Some additions have been made to attract Chinese viewers. Well-known contestants from "Britain's Got Talent," such as singer and Internet sensation Susan Boyle, may perform.

As the World Expo is underway in Shanghai, some Expo elements, including stage sets and Expo songs, will be included.

On September 19, the finalists of "China's Got Talent," as well as winners of the "Got Talent" series in Britain, the United States and Europe will present a joint show in the Expo's Culture Center.

Veteran TV producer Li Tian says it's a challenge to make a foreign show relevant to China without losing its original flavor and appeal.

In addition, he says, many Chinese rely on personal storytelling so they select numerous people with interesting stories and less interesting talent.

"But this time the contestants must have real talent regardless of their age, background and gender," he says.

While some observers are concerned the show will lose its original spirit in China, Fotini Paraskakis, Fremantle Media Asia's production director, disagrees.

"The key to success in international formats these days is their ability to deliver a core concept, while giving flexibility for localization in each territory.

"In every country, we see localization as culture, talent and tastes are different and our formats need to be open to cater for these changes," she says.

In each country and territory, the series has begun to ingrain itself in local culture and give people of all ages and talents the opportunity to perform on stage, Paraskakis says.


"And with China being of such importance in the world today, we were keen to have its involvement."

Jin Lei, director of "China's Got Talent," says Chinese TV producers are increasingly aware that successful international formats can give them international branding, wider distribution and international expertise.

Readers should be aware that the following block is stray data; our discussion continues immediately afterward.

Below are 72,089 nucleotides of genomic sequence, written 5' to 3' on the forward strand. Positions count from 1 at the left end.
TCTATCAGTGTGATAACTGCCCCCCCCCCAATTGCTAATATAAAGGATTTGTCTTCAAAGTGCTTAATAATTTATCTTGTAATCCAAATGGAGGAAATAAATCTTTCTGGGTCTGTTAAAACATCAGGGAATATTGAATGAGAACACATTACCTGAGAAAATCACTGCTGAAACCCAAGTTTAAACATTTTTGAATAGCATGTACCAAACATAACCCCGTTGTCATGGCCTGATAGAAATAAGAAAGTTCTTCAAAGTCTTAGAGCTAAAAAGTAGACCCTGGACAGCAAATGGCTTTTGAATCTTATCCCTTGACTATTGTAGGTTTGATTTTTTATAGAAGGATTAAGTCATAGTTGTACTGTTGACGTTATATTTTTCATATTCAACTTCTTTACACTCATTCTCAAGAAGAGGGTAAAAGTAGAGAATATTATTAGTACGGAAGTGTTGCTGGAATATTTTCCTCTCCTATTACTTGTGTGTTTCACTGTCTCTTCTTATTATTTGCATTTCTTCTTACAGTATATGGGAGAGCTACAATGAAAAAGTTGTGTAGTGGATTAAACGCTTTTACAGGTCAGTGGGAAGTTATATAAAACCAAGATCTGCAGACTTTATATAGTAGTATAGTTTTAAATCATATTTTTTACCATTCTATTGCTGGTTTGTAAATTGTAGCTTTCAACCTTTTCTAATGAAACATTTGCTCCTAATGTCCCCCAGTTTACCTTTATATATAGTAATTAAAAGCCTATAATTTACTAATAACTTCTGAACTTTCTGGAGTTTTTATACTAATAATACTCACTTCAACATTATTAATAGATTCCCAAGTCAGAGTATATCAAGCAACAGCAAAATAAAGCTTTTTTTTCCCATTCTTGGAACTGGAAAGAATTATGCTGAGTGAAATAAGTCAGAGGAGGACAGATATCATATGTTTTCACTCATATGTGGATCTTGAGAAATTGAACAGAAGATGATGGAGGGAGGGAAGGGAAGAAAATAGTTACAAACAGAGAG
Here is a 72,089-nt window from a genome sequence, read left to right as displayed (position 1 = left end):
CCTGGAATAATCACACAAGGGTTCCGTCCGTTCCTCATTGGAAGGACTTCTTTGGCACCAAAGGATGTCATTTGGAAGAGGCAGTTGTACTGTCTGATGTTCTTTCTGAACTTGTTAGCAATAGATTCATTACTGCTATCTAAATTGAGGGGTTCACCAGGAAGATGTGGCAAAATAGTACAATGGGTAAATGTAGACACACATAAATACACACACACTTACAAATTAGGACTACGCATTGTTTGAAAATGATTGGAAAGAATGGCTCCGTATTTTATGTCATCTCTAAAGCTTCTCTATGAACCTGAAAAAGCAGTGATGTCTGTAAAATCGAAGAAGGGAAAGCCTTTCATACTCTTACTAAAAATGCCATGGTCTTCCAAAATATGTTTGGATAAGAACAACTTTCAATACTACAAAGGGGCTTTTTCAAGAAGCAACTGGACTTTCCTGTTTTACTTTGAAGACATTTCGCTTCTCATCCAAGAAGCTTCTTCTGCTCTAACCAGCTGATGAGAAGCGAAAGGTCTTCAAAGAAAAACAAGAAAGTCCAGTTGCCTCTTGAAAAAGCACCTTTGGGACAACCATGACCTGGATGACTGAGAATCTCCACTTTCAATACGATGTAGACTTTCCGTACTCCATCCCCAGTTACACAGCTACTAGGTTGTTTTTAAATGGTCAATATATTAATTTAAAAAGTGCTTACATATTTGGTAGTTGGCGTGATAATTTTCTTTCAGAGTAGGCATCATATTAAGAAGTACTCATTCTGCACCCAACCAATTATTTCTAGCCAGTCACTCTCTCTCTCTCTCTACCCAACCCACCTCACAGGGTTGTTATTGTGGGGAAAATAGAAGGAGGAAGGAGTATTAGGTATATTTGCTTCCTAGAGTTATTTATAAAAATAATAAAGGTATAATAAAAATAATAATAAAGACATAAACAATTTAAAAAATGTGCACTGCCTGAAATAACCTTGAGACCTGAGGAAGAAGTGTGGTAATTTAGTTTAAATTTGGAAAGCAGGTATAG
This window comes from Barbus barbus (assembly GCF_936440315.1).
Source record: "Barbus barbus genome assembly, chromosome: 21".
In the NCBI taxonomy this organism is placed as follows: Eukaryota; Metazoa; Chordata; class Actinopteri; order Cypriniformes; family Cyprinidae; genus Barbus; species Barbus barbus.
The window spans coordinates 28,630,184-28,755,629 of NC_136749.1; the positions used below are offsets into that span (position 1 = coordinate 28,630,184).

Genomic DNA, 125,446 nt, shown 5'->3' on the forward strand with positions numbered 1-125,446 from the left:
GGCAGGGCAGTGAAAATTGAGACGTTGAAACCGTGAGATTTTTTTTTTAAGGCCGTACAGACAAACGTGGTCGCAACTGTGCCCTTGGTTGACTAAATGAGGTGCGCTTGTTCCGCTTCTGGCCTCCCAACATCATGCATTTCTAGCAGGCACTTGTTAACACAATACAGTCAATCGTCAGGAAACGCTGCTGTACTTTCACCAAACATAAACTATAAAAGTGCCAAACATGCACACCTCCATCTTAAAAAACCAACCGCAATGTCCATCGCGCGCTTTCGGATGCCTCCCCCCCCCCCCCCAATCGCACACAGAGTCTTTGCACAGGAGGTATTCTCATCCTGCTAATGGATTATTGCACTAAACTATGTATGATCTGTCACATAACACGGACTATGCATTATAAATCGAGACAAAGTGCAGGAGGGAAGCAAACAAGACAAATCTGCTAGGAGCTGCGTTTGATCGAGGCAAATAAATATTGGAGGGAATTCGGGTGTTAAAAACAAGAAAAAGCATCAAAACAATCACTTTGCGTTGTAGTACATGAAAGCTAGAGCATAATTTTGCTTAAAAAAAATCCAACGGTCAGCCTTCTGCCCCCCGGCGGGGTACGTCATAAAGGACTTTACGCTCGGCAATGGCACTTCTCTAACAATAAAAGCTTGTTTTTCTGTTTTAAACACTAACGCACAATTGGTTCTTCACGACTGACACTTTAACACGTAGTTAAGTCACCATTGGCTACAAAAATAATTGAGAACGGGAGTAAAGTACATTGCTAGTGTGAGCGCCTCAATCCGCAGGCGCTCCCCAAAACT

"This collaboration is helping us find our niche in the world's top-notch talent shows," Jin says. "'Got Talent' has very detailed and precise formulas." These include suggestions on the best number of cameras, interview rooms and working staff during auditions.

"We can gain a lot of advanced experience," he says.

Jin believes reality talent shows have an inherent power and will get more popular as China has so much untapped talent.

He also expects Chinese "idol" shows to sell their own formats to other countries in the future.

Some observers have raised property rights concerns.

Last December, Hunan Satellite TV bought the format of Fremantle Media's reality dating show "Take Me Out," but several months after its debut, the show's stage settings, script and operations had been plagiarized by other provincial satellite TVs.

"We face this problem every day across the globe, but we are very confident in our brands and in 'Got Talent'," says Paraskakis. "Our shows usually are more sustainable than these copies. When clients acquire from Fremantle, they know they are acquiring quality and that audiences will respond to this."

Veteran TV producer Li says that it is good to see local media's increasing awareness of copyright but questions whether the new approach can really elevate the qualities of Chinese mainland talent shows.

For more information, check

Registration hotline 400-820-2732.